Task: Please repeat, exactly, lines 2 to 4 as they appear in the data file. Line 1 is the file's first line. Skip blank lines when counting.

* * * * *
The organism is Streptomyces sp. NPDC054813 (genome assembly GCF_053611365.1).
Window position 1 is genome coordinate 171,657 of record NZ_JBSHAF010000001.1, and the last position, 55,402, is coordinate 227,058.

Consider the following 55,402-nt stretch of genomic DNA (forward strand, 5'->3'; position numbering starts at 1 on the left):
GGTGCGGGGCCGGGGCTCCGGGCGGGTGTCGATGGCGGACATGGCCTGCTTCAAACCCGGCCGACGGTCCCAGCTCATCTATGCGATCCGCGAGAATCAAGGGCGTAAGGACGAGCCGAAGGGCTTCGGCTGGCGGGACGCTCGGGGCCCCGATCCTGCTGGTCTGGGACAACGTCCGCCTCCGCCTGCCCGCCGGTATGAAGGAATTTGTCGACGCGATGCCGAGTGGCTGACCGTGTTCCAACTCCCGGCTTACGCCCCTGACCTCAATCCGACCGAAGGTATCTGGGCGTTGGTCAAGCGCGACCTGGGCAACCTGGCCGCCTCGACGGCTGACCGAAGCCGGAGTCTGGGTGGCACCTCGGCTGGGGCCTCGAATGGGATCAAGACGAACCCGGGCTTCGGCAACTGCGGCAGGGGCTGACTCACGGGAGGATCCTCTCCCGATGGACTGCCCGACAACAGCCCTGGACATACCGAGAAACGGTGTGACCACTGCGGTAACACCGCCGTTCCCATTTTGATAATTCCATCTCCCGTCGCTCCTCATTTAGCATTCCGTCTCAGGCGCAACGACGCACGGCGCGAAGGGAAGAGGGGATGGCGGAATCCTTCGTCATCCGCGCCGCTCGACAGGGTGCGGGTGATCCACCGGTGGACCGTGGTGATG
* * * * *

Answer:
Window position 1 is genome coordinate 171,657 of record NZ_JBSHAF010000001.1, and the last position, 55,402, is coordinate 227,058.

Consider the following 55,402-nt stretch of genomic DNA (forward strand, 5'->3'; position numbering starts at 1 on the left):
GGTGCGGGGCCGGGGCTCCGGGCGGGTGTCGATGGCGGACATGGCCTGCTTCAAACCCGGCCGACGGTCCCAGCTCATCTATGCGATCCGCGAGAATCAAGGGCGTAAGGACGAGCCGAAGGGCTTCGGCTGGCGGGACGCTCGGGGCCCCGATCCTGCTGGTCTGGGACAACGTCCGCCTCCGCCTGCCCGCCGGTATGAAGGAATTTGTCGACGCGATGCCGAGTGGCTGACCGTGTTCCAACTCCCGGCTTACGCCCCTGACCTCAATCCGACCGAAGGTATCTGGGCGTTGGTCAAGCGCGACCTGGGCAACCTGGCCGCCTCGACGGCTGACCGAAGCCGGAGTCTGGGTGGCACCTCGGCTGGGGCCTCGAATGGGATCAAGACGAACCCGGGCTTCGGCAACTGCGGCAGGGGCTGACTCACGGGAGGATCCTCTCCCGATGGACTGCCCGACAACAGCCCTGGACATACCGAGAAACGGTGTGACCACTGCGGTAACACCGCCGTTCCCATTTTGATAATTCCATCTCCCGTCGCTCCTCATTTAGCATTCCGTCTCAGGCGCAACGACGCACGGCGCGAAGGGAAGAGGGGATGGCGGAATCCTTCGTCATCCGCGCCGCTCGACAGGGTGCGGGTGATCCACCGGTGGACCGTGGTGATG